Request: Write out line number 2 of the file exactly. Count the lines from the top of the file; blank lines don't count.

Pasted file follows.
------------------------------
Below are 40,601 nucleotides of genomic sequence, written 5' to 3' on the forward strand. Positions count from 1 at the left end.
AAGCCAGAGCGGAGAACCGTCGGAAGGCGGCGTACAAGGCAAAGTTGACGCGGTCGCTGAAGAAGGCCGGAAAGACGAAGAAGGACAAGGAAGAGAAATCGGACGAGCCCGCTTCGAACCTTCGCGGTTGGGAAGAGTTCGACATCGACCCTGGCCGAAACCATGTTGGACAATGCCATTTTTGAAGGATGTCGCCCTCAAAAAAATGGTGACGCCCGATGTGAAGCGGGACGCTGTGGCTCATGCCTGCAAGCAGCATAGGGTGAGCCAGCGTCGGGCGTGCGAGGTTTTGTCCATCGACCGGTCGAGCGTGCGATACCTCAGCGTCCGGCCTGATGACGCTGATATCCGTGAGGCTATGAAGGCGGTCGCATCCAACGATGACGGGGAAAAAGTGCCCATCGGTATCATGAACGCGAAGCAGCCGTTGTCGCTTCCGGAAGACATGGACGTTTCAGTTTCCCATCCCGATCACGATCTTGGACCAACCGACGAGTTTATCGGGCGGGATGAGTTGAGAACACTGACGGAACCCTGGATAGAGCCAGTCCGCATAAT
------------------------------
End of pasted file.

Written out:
AAGCCAGAGCGGAGAACCGTCGGAAGGCGGCGTACAAGGCAAAGTTGACGCGGTCGCTGAAGAAGGCCGGAAAGACGAAGAAGGACAAGGAAGAGAAATCGGACGAGCCCGCTTCGAACCTTCGCGGTTGGGAAGAGTTCGACATCGACCCTGGCCGAAACCATGTTGGACAATGCCATTTTTGAAGGATGTCGCCCTCAAAAAAATGGTGACGCCCGATGTGAAGCGGGACGCTGTGGCTCATGCCTGCAAGCAGCATAGGGTGAGCCAGCGTCGGGCGTGCGAGGTTTTGTCCATCGACCGGTCGAGCGTGCGATACCTCAGCGTCCGGCCTGATGACGCTGATATCCGTGAGGCTATGAAGGCGGTCGCATCCAACGATGACGGGGAAAAAGTGCCCATCGGTATCATGAACGCGAAGCAGCCGTTGTCGCTTCCGGAAGACATGGACGTTTCAGTTTCCCATCCCGATCACGATCTTGGACCAACCGACGAGTTTATCGGGCGGGATGAGTTGAGAACACTGACGGAACCCTGGATAGAGCCAGTCCGCATAAT